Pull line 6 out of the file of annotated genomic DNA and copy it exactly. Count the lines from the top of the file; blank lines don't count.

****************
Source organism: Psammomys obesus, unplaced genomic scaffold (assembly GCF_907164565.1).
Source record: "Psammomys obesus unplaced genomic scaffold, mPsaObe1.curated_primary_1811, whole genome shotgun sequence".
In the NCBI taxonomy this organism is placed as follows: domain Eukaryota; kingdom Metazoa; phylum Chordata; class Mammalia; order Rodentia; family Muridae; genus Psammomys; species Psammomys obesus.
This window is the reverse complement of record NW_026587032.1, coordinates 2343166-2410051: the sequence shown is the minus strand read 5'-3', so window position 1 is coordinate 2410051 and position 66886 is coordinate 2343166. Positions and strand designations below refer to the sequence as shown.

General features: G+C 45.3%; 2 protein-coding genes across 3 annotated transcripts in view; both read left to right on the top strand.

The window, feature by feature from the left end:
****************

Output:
The window, feature by feature from the left end: